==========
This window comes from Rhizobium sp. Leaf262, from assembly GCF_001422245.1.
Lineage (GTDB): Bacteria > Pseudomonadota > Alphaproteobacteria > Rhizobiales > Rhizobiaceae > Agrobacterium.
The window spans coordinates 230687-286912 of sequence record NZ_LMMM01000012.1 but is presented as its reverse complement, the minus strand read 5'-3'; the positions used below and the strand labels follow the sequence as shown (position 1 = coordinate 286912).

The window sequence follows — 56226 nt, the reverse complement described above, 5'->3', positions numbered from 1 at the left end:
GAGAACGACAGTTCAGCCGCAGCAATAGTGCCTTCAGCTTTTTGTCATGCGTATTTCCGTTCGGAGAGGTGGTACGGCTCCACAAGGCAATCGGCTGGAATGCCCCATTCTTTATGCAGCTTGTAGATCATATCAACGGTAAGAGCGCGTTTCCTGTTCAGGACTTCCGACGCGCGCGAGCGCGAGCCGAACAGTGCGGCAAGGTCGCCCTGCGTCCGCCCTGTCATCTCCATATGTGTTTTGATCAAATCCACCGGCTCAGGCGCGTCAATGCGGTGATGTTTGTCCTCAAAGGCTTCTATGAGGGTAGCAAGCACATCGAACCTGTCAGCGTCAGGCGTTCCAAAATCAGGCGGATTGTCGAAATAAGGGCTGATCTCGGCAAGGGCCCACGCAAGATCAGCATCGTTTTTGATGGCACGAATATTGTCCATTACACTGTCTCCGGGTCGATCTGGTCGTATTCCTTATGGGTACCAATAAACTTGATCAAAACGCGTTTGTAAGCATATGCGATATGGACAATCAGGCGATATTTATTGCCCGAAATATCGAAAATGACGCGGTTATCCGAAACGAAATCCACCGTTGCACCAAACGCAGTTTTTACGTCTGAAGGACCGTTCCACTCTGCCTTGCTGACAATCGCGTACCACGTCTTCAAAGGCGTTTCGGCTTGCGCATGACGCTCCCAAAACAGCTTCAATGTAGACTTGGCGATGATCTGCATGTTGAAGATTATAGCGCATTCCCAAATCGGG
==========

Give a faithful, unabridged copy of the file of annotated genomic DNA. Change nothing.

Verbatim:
This window comes from Rhizobium sp. Leaf262, from assembly GCF_001422245.1.
Lineage (GTDB): Bacteria > Pseudomonadota > Alphaproteobacteria > Rhizobiales > Rhizobiaceae > Agrobacterium.
The window spans coordinates 230687-286912 of sequence record NZ_LMMM01000012.1 but is presented as its reverse complement, the minus strand read 5'-3'; the positions used below and the strand labels follow the sequence as shown (position 1 = coordinate 286912).

The window sequence follows — 56226 nt, the reverse complement described above, 5'->3', positions numbered from 1 at the left end:
GAGAACGACAGTTCAGCCGCAGCAATAGTGCCTTCAGCTTTTTGTCATGCGTATTTCCGTTCGGAGAGGTGGTACGGCTCCACAAGGCAATCGGCTGGAATGCCCCATTCTTTATGCAGCTTGTAGATCATATCAACGGTAAGAGCGCGTTTCCTGTTCAGGACTTCCGACGCGCGCGAGCGCGAGCCGAACAGTGCGGCAAGGTCGCCCTGCGTCCGCCCTGTCATCTCCATATGTGTTTTGATCAAATCCACCGGCTCAGGCGCGTCAATGCGGTGATGTTTGTCCTCAAAGGCTTCTATGAGGGTAGCAAGCACATCGAACCTGTCAGCGTCAGGCGTTCCAAAATCAGGCGGATTGTCGAAATAAGGGCTGATCTCGGCAAGGGCCCACGCAAGATCAGCATCGTTTTTGATGGCACGAATATTGTCCATTACACTGTCTCCGGGTCGATCTGGTCGTATTCCTTATGGGTACCAATAAACTTGATCAAAACGCGTTTGTAAGCATATGCGATATGGACAATCAGGCGATATTTATTGCCCGAAATATCGAAAATGACGCGGTTATCCGAAACGAAATCCACCGTTGCACCAAACGCAGTTTTTACGTCTGAAGGACCGTTCCACTCTGCCTTGCTGACAATCGCGTACCACGTCTTCAAAGGCGTTTCGGCTTGCGCATGACGCTCCCAAAACAGCTTCAATGTAGACTTGGCGATGATCTGCATGTTGAAGATTATAGCGCATTCCCAAATCGGG